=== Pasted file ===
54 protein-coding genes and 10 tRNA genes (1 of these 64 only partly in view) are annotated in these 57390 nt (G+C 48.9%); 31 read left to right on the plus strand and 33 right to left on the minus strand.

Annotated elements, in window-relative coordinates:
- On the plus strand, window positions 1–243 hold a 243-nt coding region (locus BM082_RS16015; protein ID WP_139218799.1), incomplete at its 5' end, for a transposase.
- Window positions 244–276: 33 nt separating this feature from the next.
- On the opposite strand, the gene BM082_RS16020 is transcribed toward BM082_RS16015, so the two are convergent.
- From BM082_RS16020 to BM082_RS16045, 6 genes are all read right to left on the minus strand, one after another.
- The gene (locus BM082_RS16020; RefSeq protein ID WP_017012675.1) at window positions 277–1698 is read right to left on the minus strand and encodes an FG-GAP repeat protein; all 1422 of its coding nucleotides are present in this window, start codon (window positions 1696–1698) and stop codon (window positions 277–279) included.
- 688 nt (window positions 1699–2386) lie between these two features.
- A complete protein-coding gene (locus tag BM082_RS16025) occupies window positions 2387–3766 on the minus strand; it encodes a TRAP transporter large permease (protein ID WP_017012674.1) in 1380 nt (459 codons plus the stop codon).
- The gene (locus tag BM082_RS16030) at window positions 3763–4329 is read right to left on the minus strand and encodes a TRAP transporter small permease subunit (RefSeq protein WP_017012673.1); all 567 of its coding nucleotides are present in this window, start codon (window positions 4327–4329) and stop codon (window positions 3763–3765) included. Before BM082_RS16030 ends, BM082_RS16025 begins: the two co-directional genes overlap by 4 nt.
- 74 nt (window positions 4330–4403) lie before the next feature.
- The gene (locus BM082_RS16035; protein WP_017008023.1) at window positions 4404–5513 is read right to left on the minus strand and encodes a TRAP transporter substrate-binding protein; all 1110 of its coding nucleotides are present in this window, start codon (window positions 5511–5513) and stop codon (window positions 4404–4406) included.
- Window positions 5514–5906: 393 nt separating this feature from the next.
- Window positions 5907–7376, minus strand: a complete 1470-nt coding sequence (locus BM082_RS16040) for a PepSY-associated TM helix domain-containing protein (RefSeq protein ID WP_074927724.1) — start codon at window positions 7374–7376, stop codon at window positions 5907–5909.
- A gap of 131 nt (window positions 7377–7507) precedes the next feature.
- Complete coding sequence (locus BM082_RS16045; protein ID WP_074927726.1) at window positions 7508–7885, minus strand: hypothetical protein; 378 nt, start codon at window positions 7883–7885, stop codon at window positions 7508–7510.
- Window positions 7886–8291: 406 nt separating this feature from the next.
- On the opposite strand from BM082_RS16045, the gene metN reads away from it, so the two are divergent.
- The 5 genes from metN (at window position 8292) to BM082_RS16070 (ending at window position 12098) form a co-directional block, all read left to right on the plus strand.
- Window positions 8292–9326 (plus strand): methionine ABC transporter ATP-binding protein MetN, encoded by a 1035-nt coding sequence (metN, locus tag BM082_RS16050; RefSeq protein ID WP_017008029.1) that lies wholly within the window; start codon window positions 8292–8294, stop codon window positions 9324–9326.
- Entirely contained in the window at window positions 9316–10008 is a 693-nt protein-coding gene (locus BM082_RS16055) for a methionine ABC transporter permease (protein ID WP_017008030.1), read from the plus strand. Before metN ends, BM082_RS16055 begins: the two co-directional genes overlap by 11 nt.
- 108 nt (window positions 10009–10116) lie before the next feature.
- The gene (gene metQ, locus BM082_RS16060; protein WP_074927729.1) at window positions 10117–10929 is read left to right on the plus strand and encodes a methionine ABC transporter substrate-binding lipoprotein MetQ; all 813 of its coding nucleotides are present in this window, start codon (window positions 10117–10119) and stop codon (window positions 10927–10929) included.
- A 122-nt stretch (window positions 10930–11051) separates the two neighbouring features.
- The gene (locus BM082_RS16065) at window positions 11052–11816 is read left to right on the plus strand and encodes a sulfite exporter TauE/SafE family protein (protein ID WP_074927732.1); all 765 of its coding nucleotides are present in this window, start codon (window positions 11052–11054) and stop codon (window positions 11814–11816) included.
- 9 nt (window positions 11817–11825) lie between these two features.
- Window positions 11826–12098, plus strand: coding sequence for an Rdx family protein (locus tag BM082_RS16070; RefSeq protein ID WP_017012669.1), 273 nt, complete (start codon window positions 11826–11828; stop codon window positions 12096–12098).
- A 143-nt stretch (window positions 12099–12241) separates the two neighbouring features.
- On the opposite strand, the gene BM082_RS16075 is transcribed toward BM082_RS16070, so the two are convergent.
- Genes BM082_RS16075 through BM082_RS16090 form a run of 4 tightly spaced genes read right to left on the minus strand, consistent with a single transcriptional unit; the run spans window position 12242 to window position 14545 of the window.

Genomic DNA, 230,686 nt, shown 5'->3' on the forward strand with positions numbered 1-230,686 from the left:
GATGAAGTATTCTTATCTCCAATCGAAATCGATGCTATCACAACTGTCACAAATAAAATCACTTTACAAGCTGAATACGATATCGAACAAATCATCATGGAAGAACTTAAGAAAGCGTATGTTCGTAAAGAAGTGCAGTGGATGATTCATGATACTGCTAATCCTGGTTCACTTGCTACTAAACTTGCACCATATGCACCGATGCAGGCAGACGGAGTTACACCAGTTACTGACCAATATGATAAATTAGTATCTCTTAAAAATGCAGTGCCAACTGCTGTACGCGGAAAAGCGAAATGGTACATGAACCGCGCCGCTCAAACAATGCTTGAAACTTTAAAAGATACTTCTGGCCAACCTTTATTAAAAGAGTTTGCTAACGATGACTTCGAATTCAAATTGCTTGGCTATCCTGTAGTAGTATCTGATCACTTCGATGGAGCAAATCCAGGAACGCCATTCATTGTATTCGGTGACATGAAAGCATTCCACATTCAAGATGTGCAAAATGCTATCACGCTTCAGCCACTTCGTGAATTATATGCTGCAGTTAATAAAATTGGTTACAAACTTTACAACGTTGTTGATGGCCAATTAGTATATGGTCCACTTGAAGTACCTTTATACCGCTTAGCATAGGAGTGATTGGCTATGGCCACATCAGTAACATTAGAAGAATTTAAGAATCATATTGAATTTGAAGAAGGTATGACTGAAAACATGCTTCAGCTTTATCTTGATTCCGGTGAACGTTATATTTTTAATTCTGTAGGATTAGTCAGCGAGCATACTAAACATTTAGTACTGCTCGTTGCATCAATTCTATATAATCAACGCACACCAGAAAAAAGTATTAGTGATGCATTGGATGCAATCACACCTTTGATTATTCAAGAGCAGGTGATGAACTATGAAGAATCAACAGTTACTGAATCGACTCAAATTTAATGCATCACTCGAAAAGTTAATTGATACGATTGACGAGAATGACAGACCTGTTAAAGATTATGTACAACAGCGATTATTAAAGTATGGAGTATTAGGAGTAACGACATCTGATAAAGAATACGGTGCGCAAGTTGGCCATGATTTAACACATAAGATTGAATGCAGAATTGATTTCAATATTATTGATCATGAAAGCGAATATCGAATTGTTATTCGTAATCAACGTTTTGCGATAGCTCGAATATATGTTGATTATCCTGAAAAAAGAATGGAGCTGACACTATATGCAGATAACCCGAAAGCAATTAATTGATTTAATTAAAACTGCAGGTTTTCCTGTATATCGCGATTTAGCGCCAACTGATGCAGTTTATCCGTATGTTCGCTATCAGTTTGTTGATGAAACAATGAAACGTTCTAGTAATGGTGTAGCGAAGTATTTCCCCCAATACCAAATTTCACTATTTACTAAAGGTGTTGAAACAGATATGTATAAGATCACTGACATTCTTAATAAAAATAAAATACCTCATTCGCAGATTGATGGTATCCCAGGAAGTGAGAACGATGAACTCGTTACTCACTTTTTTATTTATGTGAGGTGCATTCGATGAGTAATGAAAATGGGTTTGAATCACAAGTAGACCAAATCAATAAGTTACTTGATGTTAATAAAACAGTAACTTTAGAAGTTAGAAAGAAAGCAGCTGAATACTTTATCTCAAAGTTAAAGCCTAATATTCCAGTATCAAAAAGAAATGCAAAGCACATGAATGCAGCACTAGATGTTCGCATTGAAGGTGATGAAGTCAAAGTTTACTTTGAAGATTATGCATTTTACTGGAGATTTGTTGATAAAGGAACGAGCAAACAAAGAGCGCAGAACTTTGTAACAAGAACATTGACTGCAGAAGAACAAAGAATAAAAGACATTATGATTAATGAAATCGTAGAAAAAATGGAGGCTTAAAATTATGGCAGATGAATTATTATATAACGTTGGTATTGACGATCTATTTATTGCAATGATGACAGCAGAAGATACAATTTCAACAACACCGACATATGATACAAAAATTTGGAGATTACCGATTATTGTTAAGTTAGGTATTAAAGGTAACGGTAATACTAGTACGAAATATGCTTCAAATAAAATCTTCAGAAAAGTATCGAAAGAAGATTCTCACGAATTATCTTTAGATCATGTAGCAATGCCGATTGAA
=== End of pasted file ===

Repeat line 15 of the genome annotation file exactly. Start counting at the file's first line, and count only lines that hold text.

- A gap of 131 nt (window positions 7377–7507) precedes the next feature.